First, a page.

The following week was an anxious one for both of us. Each wondered if the other would want to date again. And you, my darling, to make sure that I would accept your invitation to go dining and dancing, alone together, your note was delivered with a dozen of long stemmed American beauty roses, your favorite flowers.
There was a song that was very popular called “Love Sends a Little Gift of Roses.” We had danced to this beautiful ballad the first night we met. I understood your message, but just the same I prayed you meant it. At the end of this wonderful evening you asked permission to kiss me goodnight. As you kissed me you whispered “I love you.” And I answered, “I love you too.”
You told me afterwards that you walked back to the hotel like a man to whom a door had opened, that he may look into heaven. Those were blissful days. Some of the sweetest days of our lives. Days that can only live in memories.
We were married one year later. January 17th, 1925. It was an elopement, at Boston Massachusetts. In the rectory of the Saint Peter and Paul Cathedral, by Father Dailey.
I had been looking back across the years, but this was today, and the future was ahead, a dark, drab, and dreary winding road which I cannot visualize without you. The journey seems so arduous and so, so long.
Is it such a waste of time to close our eyes and dream? My restless mind was looking for escape, from sorrow and distress. But it wasn’t to be, with faith and courage I went back to your room.
You were lying there with the same dear, sad, white face, asleep. Three or four days, I had assured you. The tests will determine what is causing your discomfort, and then I will take you home, my dearest. Meanwhile during your stay in the hospital, I shall not leave your side.
But it was to be death, before us. Even asleep I did not dare to look at you with despair. I forced myself to be calm. Rehearsing a scene I would play for you to the end. I looked at my face in the mirror, I was reassured. You would notice nothing, my features, my smile, were just the same. No, nothing was written on my face. Sorrow would mark it later, but now it still showed my past happiness. I was preparing your bath which you enjoyed so much, you took both my hands in yours and kissed them, I returned the kiss on your lips. “You’re such a wonderful wife,” you said. I replied jokingly, “You’re my very best husband.” I sensed and felt that you were trying to find an answer, as you looked at me with that tired smile, that seemed so forced and painful.
The stretcher is coming in the room, an orderly slides you from bed to stretcher. You looked at me with a half smile. “On to the torture chamber,” you half whisper, and kiss my hand, and I brush your face with mine, and in a way we had separated forever. This sight of you wrapped up in a blanket, and strapped on a stretcher, was to be our last communication. Less than an hour later I would see you again, still under the influence of the anesthetic. Never to waken from this enforced sleep. You slept through the night; for short periods, you regained consciousness.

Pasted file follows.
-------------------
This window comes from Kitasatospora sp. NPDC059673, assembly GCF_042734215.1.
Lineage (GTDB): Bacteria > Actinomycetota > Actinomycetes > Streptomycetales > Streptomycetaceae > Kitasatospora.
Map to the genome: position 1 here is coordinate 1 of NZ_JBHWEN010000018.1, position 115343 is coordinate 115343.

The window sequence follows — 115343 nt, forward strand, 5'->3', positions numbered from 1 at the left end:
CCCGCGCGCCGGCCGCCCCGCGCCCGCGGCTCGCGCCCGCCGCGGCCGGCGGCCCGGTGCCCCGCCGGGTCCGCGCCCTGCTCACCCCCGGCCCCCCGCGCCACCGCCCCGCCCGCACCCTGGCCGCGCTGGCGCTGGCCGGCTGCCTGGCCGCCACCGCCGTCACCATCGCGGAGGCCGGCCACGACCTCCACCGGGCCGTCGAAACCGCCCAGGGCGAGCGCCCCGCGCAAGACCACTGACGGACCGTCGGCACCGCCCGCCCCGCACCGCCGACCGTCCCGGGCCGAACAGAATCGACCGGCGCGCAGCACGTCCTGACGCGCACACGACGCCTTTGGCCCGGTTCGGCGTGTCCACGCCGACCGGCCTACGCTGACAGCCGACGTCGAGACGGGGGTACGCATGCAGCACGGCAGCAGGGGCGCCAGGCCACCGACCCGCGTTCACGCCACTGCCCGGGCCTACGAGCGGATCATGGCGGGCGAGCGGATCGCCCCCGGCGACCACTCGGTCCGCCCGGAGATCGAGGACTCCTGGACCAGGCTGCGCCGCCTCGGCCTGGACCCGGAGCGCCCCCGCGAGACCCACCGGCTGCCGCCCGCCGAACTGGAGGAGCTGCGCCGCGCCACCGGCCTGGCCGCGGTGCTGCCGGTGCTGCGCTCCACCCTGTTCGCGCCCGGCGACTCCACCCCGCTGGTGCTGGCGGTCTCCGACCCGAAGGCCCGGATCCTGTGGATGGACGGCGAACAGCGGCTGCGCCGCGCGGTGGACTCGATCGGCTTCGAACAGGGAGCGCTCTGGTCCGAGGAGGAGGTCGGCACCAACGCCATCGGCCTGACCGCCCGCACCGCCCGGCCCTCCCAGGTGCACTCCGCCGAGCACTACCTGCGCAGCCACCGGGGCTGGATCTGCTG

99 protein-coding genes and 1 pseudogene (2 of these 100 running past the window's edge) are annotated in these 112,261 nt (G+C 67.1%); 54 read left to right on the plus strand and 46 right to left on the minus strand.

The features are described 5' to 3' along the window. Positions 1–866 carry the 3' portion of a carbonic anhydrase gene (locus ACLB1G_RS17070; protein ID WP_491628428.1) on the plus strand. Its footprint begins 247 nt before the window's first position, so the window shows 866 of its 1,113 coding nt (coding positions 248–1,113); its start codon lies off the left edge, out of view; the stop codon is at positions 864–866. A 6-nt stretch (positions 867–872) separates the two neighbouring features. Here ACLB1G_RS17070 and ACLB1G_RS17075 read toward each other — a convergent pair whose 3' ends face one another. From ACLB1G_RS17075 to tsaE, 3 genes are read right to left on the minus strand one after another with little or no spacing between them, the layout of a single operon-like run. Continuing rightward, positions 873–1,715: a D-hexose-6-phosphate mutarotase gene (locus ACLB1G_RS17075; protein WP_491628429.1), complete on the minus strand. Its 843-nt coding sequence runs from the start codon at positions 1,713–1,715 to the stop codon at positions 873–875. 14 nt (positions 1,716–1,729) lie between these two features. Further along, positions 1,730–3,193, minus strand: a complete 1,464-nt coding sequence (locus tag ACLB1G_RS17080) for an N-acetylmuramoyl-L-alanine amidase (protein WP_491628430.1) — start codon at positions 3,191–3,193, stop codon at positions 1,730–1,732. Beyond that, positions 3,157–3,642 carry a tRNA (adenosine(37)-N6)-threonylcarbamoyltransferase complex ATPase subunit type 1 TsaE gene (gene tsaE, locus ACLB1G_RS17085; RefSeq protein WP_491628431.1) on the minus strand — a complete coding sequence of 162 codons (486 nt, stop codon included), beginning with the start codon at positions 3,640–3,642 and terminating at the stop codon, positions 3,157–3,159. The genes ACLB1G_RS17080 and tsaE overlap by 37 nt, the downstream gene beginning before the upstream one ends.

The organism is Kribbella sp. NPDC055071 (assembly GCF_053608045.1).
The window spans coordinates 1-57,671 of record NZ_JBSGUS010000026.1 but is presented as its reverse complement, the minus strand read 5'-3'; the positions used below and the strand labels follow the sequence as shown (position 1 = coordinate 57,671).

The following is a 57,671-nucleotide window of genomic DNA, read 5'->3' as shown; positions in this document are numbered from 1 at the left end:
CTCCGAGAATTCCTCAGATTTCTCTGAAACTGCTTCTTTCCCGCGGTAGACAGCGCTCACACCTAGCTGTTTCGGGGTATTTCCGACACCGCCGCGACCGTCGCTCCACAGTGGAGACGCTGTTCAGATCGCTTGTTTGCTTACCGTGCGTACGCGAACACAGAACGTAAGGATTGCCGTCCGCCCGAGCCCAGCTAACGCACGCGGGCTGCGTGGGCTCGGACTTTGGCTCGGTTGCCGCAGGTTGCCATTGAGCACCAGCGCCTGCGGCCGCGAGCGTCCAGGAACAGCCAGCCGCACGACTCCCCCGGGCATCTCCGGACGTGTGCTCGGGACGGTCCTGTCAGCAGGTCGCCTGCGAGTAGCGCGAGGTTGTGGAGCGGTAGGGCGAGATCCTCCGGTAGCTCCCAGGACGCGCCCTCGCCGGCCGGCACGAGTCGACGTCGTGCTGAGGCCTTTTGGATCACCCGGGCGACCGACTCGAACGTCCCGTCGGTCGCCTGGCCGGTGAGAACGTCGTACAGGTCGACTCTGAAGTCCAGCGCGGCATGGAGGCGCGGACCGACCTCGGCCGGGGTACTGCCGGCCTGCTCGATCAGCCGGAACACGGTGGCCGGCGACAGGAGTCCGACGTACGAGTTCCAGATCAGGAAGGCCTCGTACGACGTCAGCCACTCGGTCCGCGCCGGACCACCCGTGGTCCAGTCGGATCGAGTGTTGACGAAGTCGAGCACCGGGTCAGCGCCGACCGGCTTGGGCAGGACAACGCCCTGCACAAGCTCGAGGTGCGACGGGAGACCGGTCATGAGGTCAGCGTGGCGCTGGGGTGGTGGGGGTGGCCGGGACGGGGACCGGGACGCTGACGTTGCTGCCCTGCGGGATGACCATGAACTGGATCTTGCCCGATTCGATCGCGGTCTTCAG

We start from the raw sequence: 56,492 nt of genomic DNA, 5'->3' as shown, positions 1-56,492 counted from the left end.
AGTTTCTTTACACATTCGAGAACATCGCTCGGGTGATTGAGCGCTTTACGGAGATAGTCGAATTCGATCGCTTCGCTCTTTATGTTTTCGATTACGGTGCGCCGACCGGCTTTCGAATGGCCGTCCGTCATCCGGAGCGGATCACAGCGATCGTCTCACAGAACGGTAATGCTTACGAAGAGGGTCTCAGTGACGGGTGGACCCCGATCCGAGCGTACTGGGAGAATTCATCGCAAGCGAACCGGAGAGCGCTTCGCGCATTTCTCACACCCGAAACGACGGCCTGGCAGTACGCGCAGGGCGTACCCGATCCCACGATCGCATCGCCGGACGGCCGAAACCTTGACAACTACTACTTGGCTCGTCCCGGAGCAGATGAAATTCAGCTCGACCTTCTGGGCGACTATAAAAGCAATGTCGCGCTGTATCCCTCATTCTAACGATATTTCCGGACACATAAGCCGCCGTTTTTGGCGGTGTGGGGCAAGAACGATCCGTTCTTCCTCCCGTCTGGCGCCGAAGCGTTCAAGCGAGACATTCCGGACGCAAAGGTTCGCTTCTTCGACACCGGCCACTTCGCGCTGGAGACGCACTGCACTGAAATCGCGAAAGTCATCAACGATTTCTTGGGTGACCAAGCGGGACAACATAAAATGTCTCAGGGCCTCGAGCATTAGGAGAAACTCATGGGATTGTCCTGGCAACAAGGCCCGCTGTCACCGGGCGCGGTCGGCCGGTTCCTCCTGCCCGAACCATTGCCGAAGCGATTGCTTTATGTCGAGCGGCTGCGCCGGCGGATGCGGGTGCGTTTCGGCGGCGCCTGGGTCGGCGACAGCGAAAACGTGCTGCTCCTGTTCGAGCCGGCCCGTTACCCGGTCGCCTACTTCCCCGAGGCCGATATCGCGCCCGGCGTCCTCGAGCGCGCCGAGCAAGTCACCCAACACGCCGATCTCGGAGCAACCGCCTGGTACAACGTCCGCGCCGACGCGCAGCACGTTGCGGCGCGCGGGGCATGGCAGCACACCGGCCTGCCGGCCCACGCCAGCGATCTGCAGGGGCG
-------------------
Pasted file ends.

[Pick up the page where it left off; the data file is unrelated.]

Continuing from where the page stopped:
I don’t know whether you really saw me or did you know I was with you every minute? The night hours ticked away slowly. The room was in semi-darkness. The hospital was at its quietest. I held your hand, and occasionally the slight pressure reassured me that you sensed I was with you. You were breathing shallowly, easily at first, but then it became an unending struggle for breath. The painful exertion, the terrible rhythm of the semi-comatose breathing. Despair overcame me, you were drifting away into a void. Our children had been called and those you loved so dearly and loved you as dearly in return, were at your bedside. You seemed to sense, or did you know, or did your love which was so strong reach your waning awareness? It seemed as if you were breathing easier again, your hand in mine seemed more relaxed, your eyes were closed, and you gave a very slow gentle sigh, and you had gone. I kissed your still warm face and whispered, “Sleep well my love,” for you had left us as gently as you had lived. Your eyes were closed in endless sleep.
You were pronounced dead @ 10:30 am Thursday November 13th 1969.
I was escorted by my children into a small quiet room. There were many decisions to be made and plans for the funeral had to be faced. But with great compassion, and understanding, I was left alone in my silent grief.
My thoughts wandered, and I tried to reason why, but, there are things we cannot understand, and you either have faith that there is a reason for everything, or you will eat yourself up with despair.
The unbelievable emptiness of a world without you was something I could not accept. How could I live without you?